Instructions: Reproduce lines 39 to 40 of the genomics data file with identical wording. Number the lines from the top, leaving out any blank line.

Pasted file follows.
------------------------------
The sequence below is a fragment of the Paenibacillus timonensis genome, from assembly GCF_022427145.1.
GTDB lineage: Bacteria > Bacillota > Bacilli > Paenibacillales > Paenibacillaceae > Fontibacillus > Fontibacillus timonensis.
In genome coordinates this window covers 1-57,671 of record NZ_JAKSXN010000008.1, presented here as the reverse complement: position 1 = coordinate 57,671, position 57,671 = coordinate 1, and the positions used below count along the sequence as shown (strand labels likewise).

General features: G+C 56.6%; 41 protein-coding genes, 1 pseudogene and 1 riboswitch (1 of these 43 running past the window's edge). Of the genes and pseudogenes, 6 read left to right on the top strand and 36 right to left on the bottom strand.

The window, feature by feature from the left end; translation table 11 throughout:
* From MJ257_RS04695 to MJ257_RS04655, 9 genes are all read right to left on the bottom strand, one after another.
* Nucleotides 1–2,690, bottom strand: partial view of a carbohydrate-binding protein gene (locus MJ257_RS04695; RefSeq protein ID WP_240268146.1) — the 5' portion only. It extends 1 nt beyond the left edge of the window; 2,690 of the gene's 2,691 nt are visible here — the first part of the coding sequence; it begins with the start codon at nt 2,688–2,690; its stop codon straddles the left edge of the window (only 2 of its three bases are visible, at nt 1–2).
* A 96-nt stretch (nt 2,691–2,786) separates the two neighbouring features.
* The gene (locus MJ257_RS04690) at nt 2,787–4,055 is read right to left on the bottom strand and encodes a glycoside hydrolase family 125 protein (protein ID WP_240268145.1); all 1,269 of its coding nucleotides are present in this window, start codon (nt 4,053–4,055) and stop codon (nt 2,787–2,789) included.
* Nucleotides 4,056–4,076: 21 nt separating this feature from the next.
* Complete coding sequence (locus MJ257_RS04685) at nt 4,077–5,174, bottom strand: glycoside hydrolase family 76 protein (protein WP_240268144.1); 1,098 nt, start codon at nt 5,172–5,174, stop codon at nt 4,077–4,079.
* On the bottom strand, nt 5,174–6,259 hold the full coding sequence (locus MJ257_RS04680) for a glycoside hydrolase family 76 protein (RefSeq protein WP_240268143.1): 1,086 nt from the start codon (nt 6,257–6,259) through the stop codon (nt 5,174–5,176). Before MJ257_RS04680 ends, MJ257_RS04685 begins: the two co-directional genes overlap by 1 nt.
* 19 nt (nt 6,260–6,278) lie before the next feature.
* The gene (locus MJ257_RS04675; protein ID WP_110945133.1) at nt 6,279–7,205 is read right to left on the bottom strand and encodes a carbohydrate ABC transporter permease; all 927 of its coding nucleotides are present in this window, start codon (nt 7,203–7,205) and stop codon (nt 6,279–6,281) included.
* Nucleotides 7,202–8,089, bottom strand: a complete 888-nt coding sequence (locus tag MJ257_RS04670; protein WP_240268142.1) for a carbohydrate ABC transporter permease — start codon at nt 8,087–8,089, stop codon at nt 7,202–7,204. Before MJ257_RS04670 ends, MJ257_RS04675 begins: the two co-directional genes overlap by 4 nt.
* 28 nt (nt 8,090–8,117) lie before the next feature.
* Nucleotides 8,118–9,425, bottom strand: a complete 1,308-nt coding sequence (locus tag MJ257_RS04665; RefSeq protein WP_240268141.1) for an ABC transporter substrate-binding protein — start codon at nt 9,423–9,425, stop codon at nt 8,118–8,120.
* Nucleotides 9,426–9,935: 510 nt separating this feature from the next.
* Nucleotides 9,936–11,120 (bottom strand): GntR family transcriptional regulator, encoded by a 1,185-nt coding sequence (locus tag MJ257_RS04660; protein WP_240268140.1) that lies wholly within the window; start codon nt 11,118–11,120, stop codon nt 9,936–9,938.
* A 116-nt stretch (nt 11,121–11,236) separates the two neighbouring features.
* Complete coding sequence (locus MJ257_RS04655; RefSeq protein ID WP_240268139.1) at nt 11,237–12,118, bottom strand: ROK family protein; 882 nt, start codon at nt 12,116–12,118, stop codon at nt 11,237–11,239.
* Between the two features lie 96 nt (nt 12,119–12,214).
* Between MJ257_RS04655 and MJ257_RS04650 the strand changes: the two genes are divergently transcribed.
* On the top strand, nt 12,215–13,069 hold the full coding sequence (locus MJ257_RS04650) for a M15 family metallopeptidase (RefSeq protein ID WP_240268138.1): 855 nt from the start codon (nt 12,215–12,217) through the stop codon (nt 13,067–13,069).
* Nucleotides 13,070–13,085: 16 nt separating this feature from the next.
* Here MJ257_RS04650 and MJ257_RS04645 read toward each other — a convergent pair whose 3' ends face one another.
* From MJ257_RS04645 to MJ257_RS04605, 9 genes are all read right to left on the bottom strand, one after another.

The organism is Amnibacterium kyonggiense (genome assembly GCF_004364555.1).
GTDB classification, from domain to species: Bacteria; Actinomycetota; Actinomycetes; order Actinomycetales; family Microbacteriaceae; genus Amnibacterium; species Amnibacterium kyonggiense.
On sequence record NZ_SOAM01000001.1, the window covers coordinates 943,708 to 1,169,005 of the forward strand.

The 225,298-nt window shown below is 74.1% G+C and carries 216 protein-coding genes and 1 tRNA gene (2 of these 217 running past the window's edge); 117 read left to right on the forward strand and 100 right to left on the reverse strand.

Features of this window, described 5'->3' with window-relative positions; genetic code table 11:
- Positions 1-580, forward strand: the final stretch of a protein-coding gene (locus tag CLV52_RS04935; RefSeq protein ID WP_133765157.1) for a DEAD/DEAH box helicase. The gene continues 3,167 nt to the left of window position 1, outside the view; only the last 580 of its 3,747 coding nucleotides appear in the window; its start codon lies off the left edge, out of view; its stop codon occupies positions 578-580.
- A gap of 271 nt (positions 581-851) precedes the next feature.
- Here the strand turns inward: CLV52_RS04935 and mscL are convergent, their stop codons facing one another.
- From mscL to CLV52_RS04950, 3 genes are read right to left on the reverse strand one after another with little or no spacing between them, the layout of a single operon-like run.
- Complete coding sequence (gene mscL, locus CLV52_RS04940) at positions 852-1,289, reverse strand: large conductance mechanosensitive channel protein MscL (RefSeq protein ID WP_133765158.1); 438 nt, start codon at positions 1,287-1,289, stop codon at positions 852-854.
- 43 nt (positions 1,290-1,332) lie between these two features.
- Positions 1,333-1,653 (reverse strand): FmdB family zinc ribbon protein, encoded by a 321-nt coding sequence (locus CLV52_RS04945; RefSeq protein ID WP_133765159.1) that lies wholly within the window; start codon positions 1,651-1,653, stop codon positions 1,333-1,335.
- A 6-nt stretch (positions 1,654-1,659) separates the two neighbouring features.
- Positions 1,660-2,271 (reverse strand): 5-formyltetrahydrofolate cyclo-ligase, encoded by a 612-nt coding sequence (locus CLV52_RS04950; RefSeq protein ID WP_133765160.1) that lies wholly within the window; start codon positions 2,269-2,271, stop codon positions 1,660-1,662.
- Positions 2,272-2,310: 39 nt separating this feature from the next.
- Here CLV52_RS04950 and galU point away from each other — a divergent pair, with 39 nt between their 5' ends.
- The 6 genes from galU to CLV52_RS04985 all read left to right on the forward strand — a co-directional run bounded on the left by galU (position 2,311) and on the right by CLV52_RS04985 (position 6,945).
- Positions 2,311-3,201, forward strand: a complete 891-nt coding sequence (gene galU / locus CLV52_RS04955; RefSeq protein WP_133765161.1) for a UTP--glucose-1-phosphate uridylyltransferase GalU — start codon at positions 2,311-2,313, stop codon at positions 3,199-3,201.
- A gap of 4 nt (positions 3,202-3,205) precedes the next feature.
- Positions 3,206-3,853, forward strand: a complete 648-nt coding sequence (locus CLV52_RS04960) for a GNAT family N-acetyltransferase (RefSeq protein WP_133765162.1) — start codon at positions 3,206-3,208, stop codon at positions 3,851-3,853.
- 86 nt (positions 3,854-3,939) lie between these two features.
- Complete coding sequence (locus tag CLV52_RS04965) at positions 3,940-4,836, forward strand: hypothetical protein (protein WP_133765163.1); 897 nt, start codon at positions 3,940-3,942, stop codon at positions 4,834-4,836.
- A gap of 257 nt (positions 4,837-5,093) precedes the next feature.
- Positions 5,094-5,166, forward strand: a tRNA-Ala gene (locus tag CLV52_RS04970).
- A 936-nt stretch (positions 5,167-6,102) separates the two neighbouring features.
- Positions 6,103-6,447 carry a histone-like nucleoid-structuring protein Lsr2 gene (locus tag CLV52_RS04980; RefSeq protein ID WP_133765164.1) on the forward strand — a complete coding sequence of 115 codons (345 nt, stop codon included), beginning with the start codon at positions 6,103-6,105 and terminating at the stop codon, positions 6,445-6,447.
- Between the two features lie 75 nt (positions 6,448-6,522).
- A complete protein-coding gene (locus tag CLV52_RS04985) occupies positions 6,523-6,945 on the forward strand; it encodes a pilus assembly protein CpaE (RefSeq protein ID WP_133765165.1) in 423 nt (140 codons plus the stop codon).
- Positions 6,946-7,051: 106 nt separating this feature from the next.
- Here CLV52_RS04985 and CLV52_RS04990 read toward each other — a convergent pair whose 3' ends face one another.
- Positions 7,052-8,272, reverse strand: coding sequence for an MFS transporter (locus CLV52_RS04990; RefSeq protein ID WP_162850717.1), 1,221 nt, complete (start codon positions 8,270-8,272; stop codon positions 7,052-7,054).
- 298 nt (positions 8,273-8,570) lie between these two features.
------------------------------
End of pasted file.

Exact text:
- Positions 1,333-1,653 (reverse strand): FmdB family zinc ribbon protein, encoded by a 321-nt coding sequence (locus CLV52_RS04945; RefSeq protein ID WP_133765159.1) that lies wholly within the window; start codon positions 1,651-1,653, stop codon positions 1,333-1,335.
- A 6-nt stretch (positions 1,654-1,659) separates the two neighbouring features.